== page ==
I’m working on my very first game, a spaceship simulator. I started following a tutorial I found on youtube from UnrealTek and ended creating my own custom version of the blueprints that produces the cool semi-realistic sensation of being on the space that I had in my mind. It uses Thruster Physic Components for roll, pitch and yaw.

NOTE: I recorded the explanation of the issue on this youtube video. Just the same that is explained below.

So I was using a Box Collision Component to test but eventually I decided to replace it for a more accurate collision geometry (a simplified version of the ship). I created it on Blender, renamed it according to the documentation and…the nightmare began. The collision works fine except that it changes the behavior of the rotation. When doing a 360º YAW rotation you can see the horizon go up and down (like a sine wave).

I made sure to set the center of mass of the ship and the geometry at the origin in Blender. No offset for center of mass being applied on Unreal. I tried with the Auto Convex Collision and the results were the same. I added a box simple collision and the “sine wave” movement was gone! I also added a box in Blender (as collision) and it also made the wave dissapear, but again, it’s a box and also changed the angular velocity.

I’ve been stuck with this for 2 weeks and can’t find tutorials about it. From the bottom of my heart, HEELP!!!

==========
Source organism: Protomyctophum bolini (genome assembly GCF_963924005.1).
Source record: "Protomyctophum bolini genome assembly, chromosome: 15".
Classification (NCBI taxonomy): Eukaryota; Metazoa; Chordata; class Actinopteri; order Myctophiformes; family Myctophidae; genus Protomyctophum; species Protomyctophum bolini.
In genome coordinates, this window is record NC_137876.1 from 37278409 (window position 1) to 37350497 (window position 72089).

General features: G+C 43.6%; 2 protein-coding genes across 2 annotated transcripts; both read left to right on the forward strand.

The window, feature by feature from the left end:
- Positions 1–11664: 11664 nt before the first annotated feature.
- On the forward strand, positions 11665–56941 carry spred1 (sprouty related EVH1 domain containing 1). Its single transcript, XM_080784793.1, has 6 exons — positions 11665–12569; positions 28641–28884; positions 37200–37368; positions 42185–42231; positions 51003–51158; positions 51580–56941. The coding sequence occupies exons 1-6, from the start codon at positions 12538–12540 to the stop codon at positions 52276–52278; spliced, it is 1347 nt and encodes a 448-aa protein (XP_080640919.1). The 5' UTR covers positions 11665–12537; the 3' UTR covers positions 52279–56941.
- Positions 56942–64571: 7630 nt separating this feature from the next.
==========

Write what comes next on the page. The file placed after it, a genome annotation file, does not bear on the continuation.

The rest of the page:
How did you set center of mass in Blender? Because as far as I know, UE4 calculates center of mass on its own, from the volume of your collision meshes. There is no way you can align center of mass with the pivot point unless object is symmetrical across all axis, besides using center of mass offset.

In blender, you select the object and do CTRL+ALT+Shift+C and select “origin to center of mass”. Once the origin was there I moved the objects (both the mesh and the collision mesh) to the origin and applied location, rotation and scale.

As I show in the video, I tried an Auto Convex Collision instead of using the collision mesh from blender but the results were exactly the same.

Ok I see. Moving anything in Blender won’t change position of the center on mass in UE4. Center of mass is re-calculated in UE4 from the collision mesh, in addition inertia tensor is calculated too. The box will have symmetrical inertia tensor on all axis, which means that you need the same amount of torque to get angular acceleration of 5rad/sec in pitch and in yaw. When inertia tensor is not symmetrical, as its the case with your ship judging from its shape, you need different amount of thrust on different axis to achieve coherent angular velocity. On top of that, as you are not applying torque but use thrusters, position of the thrusters in relation to center of mass will change resulting amount of torque applied to object.
If you want to keep developing it in direction of using physics for simulation, you need to read up on quite a few things:

Basically even if you know which thruster you need to fire from player controls, you have to calculate amount of force each of them should produce, such that resulting torques are similar in magnitude. This can be done by taking into account distance of the thruster from center of mass and inertia tensor in axis in which thruster creates rotation.

The general approach would to be is to calculate how much stronger one thruster should be in comparison to another thruster. For example, if we have two thruster which provide yaw movement of the ship. One is placed at the nose and one is placed at the back of the ship. Front thruster is 5 meters away from the center of mass and back thruster is 7 meters away from the center of mass.